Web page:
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P45 Healthcare system performance in continuity of care for patients with severe mental illness: a comparison of five european countries
  1. P Nicaise1,
  2. D Giacco2,
  3. A Pfennig3,
  4. A Lasalvia4,
  5. M Welbel5,
  6. S Priebe2,
  7. V Lorant1
  1. 1Institute of Health and Society (IRSS), Université Catholique de Louvain, Brussels, Belgium
  2. 2Unit for Social and Community Psychiatry, Queen Mary University of London, London, UK
  3. 3Department of Psychiatry and Psychotherapy, Technische Universität Dresden, Dresden, Germany
  4. 4Department of Public Health and Community Medicine, University of Verona, Verona, Italy
  5. 5Institute of Psychiatry and Neurology, Warsaw, Poland


Background Patients with severe mental illness (SMI) require continuity of care. Continuity of care refers to the uninterrupted contact of patients with the service delivery system, and includes three main dimensions: cross-sectional, longitudinal, and relational continuity. Cross-sectional care continuity refers to the provision of comprehensive care during a single episode, longitudinal continuity to the provision of care over time, and relational continuity to the quality of the patient-provider relationship. In Europe, healthcare systems have developed differently from two basic models: national health (NHS) and regulated-market systems (RMS). It is unclear which healthcare system model is more performant in the delivery of continuity of care. Therefore, we examined the care provision, regulation, and financing features in two NHS – England and Veneto (Italy) – and three RMS countries – Germany, Belgium, and Poland –, and assessed empirically the system’s performance in cross-sectional, longitudinal, and relational care continuity.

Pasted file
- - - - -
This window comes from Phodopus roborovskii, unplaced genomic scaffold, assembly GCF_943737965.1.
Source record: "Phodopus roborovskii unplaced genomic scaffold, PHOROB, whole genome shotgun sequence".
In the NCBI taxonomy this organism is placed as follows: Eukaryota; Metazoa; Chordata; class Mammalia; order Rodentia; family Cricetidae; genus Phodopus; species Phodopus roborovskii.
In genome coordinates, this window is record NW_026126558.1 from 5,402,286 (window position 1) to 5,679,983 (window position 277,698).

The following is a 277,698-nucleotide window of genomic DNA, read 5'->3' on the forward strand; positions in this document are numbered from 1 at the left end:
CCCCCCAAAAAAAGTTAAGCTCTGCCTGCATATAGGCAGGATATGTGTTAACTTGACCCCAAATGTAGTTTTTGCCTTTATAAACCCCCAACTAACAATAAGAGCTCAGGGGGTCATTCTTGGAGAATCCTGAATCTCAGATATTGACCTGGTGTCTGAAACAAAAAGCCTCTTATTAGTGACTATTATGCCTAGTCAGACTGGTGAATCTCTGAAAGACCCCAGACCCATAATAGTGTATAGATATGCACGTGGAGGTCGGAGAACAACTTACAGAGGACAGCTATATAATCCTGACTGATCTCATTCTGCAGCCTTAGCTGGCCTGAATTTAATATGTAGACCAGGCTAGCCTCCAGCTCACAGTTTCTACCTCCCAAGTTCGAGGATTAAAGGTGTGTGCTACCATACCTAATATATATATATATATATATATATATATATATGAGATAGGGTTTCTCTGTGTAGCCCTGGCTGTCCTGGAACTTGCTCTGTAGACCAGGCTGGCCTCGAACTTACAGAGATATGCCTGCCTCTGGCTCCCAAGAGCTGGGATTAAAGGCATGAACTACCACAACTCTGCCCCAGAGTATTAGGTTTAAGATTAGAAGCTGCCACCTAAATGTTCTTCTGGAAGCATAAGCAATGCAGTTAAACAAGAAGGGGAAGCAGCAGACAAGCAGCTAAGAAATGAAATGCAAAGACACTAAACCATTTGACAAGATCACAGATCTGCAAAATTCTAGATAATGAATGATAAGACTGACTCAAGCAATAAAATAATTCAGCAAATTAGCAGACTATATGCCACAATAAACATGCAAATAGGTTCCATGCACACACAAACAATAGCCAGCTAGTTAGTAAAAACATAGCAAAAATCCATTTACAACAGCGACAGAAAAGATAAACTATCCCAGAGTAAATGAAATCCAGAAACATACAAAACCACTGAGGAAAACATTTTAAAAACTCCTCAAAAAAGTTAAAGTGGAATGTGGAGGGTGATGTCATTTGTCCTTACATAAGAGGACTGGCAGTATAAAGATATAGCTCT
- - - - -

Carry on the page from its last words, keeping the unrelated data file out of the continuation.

Methods 6,418 SMI patients were recruited from psychiatric hospitals in the five countries and followed up one year after admission. Data were collected on their use of services and contact with care professionals. Care continuity was assessed using several indicators: the time gap between hospital discharge and outpatient care, access to services, number of contacts with psychiatrists and other care professions, satisfaction with care continuity, and helping alliance. Multivariate regressions were used to control for patients‘ characteristics and robust standard errors were computed to account for the clustering effect of the recruiting hospitals.

Results Important differences were found between healthcare systems. NHS countries, particularly Veneto, had more effective longitudinal and cross-sectional care continuity than RMS countries: patients had a longer gap between hospital discharge and outpatient care (RR=1.71, p<0.001), had half the chance to access to supported living (OR=0.54, p<0.05), and to access different professions (RR=0.76, p<0.01). However, Germany had similar results to England, while Poland had lower performance measures, despite a mixed NHS and RMS model. Relational continuity had mixed results, patients being slightly less satisfied in RMS than in NHS countries (RR=0.90, p<0.01) but having a higher helping alliance (RR=1.07, p<0.01).

Conclusion Organisational features have an impact on cross-sectional and longitudinal continuing care delivery. Although the relationship between healthcare provision, regulation, and financing mechanisms, and care continuity is complex to disentangle, stronger regulation of care provision and financing at a local policy level should be considered for care continuity. Yet, relational care continuity seemed less affected by organisational mechanisms.

  • Continuity of care
  • Health planning
  • Severe mental disorders

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